5:15 PM - 6:30 PM
[SSS30-P06] Spatiotemporal variation of earthquake-tide correlations after the 2011 Tohoku earthquake
Keywords:the 2011 Tohoku earthquake, earth tides, earthquake triggering
The data we used are the CMT solutions of 1068 interplate earthquakes with Mw 4.0 or larger from the Tohoku earthquake to December 2015, which were determined by the waveform inversion of seismograms from the NIED Hi-net and F-net stations (Asano et al., 2011). Based on tidal phase angles at the earthquake origin times derived from theoretically-calculated tidal Coulomb failure stresses with a friction coefficient of 0.2 (Tanaka et al., 2012), we evaluated the Shuster’s p-value (Schuster, 1897), which represents the significance level to reject the null hypothesis that the earthquakes occur randomly irrespective of the tidal phase angle.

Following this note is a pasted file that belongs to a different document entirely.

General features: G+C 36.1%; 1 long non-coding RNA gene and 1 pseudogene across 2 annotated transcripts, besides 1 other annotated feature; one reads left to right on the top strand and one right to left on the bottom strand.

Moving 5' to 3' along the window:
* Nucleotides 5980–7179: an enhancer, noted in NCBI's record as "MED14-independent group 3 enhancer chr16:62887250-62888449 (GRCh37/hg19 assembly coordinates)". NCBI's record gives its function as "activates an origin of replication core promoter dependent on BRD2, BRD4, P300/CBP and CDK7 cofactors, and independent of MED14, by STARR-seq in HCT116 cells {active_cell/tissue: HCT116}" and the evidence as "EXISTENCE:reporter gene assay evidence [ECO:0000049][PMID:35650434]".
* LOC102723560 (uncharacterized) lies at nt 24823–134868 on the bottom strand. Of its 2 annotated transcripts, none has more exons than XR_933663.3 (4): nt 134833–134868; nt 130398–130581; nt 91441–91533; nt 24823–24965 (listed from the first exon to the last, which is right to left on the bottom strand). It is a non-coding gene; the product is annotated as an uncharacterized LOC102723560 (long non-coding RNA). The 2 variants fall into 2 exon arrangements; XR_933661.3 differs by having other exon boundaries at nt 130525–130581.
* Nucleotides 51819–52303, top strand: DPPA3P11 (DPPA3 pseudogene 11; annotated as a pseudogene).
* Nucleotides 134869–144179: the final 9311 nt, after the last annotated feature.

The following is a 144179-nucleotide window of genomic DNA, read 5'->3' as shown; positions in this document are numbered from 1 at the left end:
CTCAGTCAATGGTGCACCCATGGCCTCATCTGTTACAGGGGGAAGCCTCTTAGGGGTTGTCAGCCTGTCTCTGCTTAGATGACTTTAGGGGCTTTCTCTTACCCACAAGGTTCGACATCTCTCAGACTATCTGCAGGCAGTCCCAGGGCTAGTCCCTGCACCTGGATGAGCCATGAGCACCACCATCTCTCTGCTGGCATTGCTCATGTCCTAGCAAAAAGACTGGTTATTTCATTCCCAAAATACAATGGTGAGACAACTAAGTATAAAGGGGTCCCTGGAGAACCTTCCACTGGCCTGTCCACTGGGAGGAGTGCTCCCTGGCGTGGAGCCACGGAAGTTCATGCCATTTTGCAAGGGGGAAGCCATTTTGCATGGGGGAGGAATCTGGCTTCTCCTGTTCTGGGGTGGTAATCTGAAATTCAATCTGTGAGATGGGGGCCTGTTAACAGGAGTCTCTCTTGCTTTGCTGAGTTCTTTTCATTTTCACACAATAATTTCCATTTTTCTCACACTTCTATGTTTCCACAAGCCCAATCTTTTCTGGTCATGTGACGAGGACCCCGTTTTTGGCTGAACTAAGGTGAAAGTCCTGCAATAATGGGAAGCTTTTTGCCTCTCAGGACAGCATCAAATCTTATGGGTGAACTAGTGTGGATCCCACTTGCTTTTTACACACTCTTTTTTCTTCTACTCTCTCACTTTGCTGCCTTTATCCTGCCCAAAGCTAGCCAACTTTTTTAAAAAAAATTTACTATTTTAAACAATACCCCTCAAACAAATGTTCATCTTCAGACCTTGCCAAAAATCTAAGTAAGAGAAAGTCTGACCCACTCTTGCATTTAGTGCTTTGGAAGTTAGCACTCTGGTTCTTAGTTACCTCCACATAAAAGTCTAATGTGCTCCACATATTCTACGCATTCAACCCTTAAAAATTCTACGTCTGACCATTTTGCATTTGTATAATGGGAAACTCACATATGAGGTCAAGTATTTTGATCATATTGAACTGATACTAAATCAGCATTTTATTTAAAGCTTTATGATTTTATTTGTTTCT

We examined the spatial distribution of p-value using the 200 km x 200 km moving windows for the period after the Tohoku earthquake. The results indicate significant correlations on the south side of the Tohoku large main-slip area. The smallest p-value of 0.52% was observed in the window located off Ibaraki prefecture. The temporal variation of p-value in this region shows the p-value was larger than 10% just after the Tohoku earthquake and gradually decreased with time. The p-value in the latest 700 days is 0.09%. When using only larger earthquakes, we found no significant correlation in this region; we can see p-values smaller than 5% with the earthquake magnitude cutoff smaller than 4.8.
On the other hand, with increasing the earthquake magnitude cutoff, we observed high correlations on the northwest side of the Tohoku large slip area. The highest correlation was seen when the magnitude cutoff was set to be 4.8, and the smallest p-value of 0.63% was obtained in the window located near the coast off Iwate prefecture. The area of high correlation is well correlated with the large afterslip area (Ozawa et al., 2012; Sun et al., 2014), as documented in the previous work (Tanaka, 2015). The temporal variation of p-value shows that the p-value was smallest (0.12%) just after the Tohoku earthquake and gradually increased with time. No significant correlation was found after 2014 in this region.